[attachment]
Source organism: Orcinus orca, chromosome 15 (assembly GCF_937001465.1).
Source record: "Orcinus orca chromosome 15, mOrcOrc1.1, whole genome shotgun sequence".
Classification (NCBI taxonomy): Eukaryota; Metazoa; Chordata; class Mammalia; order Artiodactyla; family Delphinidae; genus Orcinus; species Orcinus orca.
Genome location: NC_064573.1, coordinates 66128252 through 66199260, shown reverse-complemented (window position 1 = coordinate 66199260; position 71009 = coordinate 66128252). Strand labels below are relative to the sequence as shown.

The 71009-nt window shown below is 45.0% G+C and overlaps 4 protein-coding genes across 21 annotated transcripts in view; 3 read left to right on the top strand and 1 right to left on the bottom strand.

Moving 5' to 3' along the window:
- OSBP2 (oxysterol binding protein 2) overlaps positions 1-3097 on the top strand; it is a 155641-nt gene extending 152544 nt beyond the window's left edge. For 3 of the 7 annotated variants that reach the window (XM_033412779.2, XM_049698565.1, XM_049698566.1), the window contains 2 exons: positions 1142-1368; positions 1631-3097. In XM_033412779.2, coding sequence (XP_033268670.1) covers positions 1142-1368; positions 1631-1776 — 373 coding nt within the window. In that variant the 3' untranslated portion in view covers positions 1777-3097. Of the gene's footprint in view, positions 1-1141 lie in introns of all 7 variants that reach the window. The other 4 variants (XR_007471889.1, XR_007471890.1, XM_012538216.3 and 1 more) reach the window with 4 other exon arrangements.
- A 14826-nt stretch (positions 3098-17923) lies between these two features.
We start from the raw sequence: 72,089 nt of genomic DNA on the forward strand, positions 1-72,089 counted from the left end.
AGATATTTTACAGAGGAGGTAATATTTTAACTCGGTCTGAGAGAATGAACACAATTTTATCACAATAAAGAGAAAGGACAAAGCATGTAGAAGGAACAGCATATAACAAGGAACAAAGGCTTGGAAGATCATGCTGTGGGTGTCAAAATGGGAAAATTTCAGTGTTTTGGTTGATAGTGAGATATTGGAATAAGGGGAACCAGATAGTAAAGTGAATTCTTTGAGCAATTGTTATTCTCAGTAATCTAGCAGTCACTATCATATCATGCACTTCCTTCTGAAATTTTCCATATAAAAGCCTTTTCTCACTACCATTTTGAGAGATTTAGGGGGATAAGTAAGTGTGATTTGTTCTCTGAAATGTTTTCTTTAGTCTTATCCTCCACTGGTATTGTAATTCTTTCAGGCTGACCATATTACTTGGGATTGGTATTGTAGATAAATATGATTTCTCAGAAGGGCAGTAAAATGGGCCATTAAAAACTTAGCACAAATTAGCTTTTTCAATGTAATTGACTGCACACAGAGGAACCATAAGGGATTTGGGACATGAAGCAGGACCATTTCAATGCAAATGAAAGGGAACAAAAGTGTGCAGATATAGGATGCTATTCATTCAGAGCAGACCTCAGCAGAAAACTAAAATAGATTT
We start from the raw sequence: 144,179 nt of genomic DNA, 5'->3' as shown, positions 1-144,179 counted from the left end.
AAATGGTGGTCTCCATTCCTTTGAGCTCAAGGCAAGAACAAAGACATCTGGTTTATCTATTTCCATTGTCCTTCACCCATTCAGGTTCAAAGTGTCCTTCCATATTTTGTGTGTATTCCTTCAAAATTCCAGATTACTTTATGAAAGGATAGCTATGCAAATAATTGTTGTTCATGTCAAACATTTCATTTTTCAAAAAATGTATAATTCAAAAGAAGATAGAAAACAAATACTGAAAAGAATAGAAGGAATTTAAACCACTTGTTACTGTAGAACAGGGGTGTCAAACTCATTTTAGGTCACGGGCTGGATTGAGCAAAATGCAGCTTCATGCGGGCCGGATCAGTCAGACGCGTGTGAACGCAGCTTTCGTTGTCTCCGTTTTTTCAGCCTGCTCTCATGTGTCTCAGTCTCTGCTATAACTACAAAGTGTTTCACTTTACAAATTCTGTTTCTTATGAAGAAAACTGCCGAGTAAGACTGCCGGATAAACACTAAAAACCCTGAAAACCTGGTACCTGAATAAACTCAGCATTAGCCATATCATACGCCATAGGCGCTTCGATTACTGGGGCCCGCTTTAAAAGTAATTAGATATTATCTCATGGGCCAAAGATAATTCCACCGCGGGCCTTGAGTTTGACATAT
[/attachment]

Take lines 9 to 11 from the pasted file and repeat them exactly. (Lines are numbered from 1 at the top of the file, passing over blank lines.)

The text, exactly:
We start from the raw sequence: 72,089 nt of genomic DNA on the forward strand, positions 1-72,089 counted from the left end.
AGATATTTTACAGAGGAGGTAATATTTTAACTCGGTCTGAGAGAATGAACACAATTTTATCACAATAAAGAGAAAGGACAAAGCATGTAGAAGGAACAGCATATAACAAGGAACAAAGGCTTGGAAGATCATGCTGTGGGTGTCAAAATGGGAAAATTTCAGTGTTTTGGTTGATAGTGAGATATTGGAATAAGGGGAACCAGATAGTAAAGTGAATTCTTTGAGCAATTGTTATTCTCAGTAATCTAGCAGTCACTATCATATCATGCACTTCCTTCTGAAATTTTCCATATAAAAGCCTTTTCTCACTACCATTTTGAGAGATTTAGGGGGATAAGTAAGTGTGATTTGTTCTCTGAAATGTTTTCTTTAGTCTTATCCTCCACTGGTATTGTAATTCTTTCAGGCTGACCATATTACTTGGGATTGGTATTGTAGATAAATATGATTTCTCAGAAGGGCAGTAAAATGGGCCATTAAAAACTTAGCACAAATTAGCTTTTTCAATGTAATTGACTGCACACAGAGGAACCATAAGGGATTTGGGACATGAAGCAGGACCATTTCAATGCAAATGAAAGGGAACAAAAGTGTGCAGATATAGGATGCTATTCATTCAGAGCAGACCTCAGCAGAAAACTAAAATAGATTT
We start from the raw sequence: 144,179 nt of genomic DNA, 5'->3' as shown, positions 1-144,179 counted from the left end.